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Meridian parents raise money to adopt Ukrainian toddler with down syndrome

February 1, 2019, 10:00 649 Author: By Tamara Kiptenko, Artur Korniienko, Kostyantyn Chernichkin. www.idahopress.com When Meridian parent Kristin Foster first saw a video of 1-and-a-half-year-old orphan Augustus, she knew there was “something profound about him.”

Augustus has down syndrome and had been listed for adoption for nine months in an orphanage in Ukraine. Foster’s husband, Taylor Foster, shared the video, hoping the toddler would find a family to adopt him.

The next day the Meridian parents decided they were that family.

“I got on the phone with (Kristen) on my lunch break … and we had that moment where I asked, ‘Would you do it?’ And we both said yeah without hesitation,” Taylor Foster said.

In order to bring Augustus, or Auggie as the couple calls him, home, the Fosters are trying to raising $35,000 to cover the costs of the adoption and travel. As of Jan. 28 — 10 days after they had started the fundraiser — they had already raised almost $7,000.

The couple still has a few steps to go through before they are fully approved for the adoption, but they already meet all the Ukrainian requirements, said Nancy Thornell, U.S. family liaison with Hand of Help in Adoption, the agency the Fosters are going through to adopt Augustus.

Thornell noted that the name Augustus is just an alias. All identifying information is kept secret to ensure the safety of a child, she said.

Kristin and Taylor Foster made the decision to adopt Augustus on Jan. 16, and they said they’re been trying to finish the adoption paperwork as quickly as possible.

“The sooner we get there, the sooner he can escape this reality,” Kristin Foster said.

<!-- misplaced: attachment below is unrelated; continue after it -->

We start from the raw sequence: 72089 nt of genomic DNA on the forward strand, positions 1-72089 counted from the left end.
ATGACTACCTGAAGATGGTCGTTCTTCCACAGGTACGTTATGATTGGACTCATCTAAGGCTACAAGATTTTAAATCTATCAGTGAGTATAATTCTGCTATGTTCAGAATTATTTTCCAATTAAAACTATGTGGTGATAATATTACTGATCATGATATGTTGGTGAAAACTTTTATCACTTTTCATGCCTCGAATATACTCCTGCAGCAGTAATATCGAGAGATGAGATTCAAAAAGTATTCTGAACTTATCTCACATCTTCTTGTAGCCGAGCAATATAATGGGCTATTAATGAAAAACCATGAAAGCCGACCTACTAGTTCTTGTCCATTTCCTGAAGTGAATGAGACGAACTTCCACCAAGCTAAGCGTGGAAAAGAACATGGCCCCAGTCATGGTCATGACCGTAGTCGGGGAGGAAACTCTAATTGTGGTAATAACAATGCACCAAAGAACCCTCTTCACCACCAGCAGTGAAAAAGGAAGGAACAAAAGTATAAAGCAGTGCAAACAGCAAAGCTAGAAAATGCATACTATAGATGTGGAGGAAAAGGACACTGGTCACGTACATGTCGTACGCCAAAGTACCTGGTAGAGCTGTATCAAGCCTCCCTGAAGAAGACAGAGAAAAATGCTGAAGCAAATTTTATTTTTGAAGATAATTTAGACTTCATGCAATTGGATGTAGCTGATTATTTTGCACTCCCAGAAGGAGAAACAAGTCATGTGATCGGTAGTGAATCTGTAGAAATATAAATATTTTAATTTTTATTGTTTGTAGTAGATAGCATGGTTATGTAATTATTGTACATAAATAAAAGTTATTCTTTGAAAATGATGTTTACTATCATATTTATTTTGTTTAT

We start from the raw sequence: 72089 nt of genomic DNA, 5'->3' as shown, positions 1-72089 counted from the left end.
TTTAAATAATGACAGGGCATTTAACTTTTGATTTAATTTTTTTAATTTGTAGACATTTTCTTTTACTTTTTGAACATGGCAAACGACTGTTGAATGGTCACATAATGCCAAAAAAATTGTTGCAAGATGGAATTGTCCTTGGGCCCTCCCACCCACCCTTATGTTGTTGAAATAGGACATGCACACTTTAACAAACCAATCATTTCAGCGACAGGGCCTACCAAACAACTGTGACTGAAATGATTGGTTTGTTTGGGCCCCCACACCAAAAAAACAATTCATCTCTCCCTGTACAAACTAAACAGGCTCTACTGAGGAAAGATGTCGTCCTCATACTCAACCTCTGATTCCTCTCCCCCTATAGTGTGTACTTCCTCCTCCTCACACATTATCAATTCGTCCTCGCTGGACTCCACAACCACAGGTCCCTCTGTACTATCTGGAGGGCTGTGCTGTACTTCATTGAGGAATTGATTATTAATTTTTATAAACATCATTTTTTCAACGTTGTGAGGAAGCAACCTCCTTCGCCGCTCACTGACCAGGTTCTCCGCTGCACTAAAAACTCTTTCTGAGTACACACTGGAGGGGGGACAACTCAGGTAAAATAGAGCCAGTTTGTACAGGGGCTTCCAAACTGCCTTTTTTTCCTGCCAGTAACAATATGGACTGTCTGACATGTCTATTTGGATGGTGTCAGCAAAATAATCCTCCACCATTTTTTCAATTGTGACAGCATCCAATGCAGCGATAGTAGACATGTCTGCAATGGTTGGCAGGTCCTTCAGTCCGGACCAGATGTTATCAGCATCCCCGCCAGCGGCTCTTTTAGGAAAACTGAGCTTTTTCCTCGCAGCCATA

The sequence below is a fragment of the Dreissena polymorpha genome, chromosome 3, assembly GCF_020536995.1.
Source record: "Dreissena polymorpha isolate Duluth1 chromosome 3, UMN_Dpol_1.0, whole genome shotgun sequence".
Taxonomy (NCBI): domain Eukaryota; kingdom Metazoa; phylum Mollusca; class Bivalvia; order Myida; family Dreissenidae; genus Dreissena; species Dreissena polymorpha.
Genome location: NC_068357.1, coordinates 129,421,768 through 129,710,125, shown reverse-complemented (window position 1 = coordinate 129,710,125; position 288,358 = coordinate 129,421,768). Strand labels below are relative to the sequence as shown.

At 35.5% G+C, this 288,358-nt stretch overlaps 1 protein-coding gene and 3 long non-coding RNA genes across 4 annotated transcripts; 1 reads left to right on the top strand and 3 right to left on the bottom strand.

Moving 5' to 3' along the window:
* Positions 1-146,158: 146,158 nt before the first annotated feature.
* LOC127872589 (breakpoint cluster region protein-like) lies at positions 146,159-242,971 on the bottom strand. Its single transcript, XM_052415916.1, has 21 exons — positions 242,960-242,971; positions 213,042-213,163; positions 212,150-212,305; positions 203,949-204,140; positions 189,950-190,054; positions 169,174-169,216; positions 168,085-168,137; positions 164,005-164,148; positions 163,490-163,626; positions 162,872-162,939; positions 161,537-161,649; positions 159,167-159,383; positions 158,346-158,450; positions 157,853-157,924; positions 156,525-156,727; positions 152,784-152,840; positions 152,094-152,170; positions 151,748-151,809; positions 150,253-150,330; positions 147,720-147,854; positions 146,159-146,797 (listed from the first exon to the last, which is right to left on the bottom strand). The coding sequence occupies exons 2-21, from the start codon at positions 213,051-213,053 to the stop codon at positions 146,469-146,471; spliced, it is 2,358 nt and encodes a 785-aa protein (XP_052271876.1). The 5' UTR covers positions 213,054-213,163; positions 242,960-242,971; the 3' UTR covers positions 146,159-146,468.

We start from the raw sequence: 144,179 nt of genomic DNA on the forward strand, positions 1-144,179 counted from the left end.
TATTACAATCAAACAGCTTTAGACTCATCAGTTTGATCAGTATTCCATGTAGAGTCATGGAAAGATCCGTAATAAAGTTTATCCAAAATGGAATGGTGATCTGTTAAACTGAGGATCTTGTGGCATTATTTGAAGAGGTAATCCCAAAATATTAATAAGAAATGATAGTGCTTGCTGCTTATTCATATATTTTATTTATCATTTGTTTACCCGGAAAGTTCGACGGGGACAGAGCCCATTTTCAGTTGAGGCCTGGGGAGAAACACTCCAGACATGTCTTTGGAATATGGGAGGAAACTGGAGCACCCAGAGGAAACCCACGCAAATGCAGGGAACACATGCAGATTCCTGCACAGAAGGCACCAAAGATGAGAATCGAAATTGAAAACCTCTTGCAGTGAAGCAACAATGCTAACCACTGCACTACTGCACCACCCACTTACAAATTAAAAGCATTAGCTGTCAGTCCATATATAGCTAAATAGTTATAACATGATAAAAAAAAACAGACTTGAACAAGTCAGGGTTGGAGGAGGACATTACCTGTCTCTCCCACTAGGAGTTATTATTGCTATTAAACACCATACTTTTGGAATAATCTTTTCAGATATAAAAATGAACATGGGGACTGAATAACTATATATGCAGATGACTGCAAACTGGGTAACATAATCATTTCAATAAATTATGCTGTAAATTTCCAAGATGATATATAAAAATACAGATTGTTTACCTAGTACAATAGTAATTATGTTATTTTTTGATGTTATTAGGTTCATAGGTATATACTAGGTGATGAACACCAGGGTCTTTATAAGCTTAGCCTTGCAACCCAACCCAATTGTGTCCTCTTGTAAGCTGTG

The couple also wants speed up the process because they’re worried about the child's development being stunted.

“I think that’s my biggest worry, not getting there fast enough,” Kristin Foster said.

Thornell said it's common for children in Augustus's position to get very little interaction.

Augustus has congenital cataracts and a heart condition that Kristin Foster said would have already been treated if he were born in the United States.

The couple has three children, ages 9 months, 2 and 7. Two-year-old McCoy was born with down syndrome. Kristin Foster said it takes a lot of extra effort for a child with his condition to go through the normal developmental steps. She said her son needs a lot of extra help to "really thrive and develop."

“That’s not something that innately happens with kiddos with down syndrome,” Kristin Foster said. “Seeing (Augustus) there and knowing he needed that from a family kind of guided our hearts to say yes.”

“We will be relentless for his development, just like we are with McCoy,” she said.

The couple didn’t know McCoy had down syndrome until several days after he was born.

“Our whole world fell apart at that moment,” Kristin Foster said. “We felt so unprepared. … It just took a little time to wrap our heads around it and move forward in the most fierce way.”

Their journey raising McCoy has helped the family grow and become more compassionate, she said.

“He has been this little beam of light in our family,” Kristin Foster said. “Our family functions because McCoy is so wonderful.”

Two of Taylor Foster’s siblings were adopted, including his sister Maddie VanderPoel, who was adopted from Russia. She was kept in her crib until she was adopted at 14 months old, he said.

“She wasn’t given the opportunity to strive in advance,” he said.

His other sister, Emilee VanderPoel, was adopted from Kyrgyzstan, where she had more opportunities to develop, but the living conditions “were pretty harsh,” he said.

“We saw Auggie’s post and on my end what really got me was knowing he was the same age my sisters were,” Taylor Foster said.

The couple has received a number of emails from people across the globe showing support for their decision to adopt Augustus.

Down the road, the couple is considering starting an organization to raise money for people like themselves who want to adopt children with developmental disabilities.

“Knowing that we can bring awareness to not only international adoption, but special needs adoption, it really just gives us a platform,” Kristin Foster said. “Once we are done with Augustus and he’s home, we know our hearts are not done with international adoption.”

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